This summer, Horizon Academic is proud to launch our new cybersecurity course, Data Science Approaches to Internet Security. Taught exclusively during the summer terms by Georgia Tech instructor, Dr. Maria Konte, this course trains high school students from the fundamental pillars of how computers interact to cutting-edge machine learning strategies that identify security breaches. This course enables high school students to delve into an interdisciplinary study of internet and informations technology using real datasets while welcoming both students who wish to pursue a hands-on coding track as well as students with no prior coding experience who wish to focus on public policy regarding cybersecurity.
Cybersecurity is a field that is expanding nearly at the same rate as technology itself. With the internet becoming part and parcel of our daily lived realities, internet attacks have grown in quantity and quality (i.e. complexity) — leaving significant repercussions by disconnecting entire networks, disrupting food and gas supply chains, and leaking sensitive financial and personal information. Unsurprisingly, the havoc brought on by cyberattacks has led to a surge in demand for experts who are all too familiar with all the ins-and-outs of cybersecurity.
Complementing the digital age, the Data Science Approaches to Internet Security course aims to first provide students with the basic background knowledge necessary to undertake more advanced topics in succeeding weeks, namely how computers communicate as well as how they work as parts of the internet. Students will then learn about the indications that a device (computers, servers, handheld devices, and IoT / household devices connected to the internet) is compromised or has atypical behavior. Students will have the opportunity to wield machine learning approaches to detect compromised machines through network traffic, denial of service attacks, and hijacking attacks. Alternatively, students have the option to opt-in the non-coding track which investigates the regulatory aspect of cybersecurity. Irrespective of the methodology students engage in, in this course students can expect to build skills in any or all of the following foci: data science, network traffic analysis, internet policies, machine learning, etc.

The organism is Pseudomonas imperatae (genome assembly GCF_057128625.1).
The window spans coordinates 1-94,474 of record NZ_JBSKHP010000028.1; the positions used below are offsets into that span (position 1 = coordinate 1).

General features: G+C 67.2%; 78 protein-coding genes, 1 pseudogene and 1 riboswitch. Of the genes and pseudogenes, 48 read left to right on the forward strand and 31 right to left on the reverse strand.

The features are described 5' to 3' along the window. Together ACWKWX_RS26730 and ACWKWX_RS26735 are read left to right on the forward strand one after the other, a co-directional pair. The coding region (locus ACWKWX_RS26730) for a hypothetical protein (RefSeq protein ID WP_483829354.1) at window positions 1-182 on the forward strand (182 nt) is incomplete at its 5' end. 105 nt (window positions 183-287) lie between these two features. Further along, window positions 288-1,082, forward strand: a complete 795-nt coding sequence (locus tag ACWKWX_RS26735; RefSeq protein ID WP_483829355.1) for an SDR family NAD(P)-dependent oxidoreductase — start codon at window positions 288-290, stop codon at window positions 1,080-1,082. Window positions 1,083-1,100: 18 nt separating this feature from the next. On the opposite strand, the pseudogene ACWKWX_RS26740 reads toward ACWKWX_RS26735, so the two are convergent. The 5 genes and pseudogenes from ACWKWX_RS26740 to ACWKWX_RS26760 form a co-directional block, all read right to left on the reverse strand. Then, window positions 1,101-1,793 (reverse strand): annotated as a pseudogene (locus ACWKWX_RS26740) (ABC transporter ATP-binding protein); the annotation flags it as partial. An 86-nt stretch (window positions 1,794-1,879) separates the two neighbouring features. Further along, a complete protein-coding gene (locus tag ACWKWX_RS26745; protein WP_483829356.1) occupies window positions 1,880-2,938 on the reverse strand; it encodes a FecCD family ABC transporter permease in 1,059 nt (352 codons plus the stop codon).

Possible projects may explore the following topics or questions:
1. How does the Internet work?
2. How to detect compromised devices?
3. Hands-on Internet Security: Network Traffic Analysis
4. What could bring the Internet down? Introduction to Security and overview of Internet
5. Hands-on Internet Security: Denial of Service Attacks (DoS)
6. Hands-on Internet Security: Hijacking attacks
7. How global physical and political events impact the Internet?
8. Non-Coding Track: Public Policies and the Internet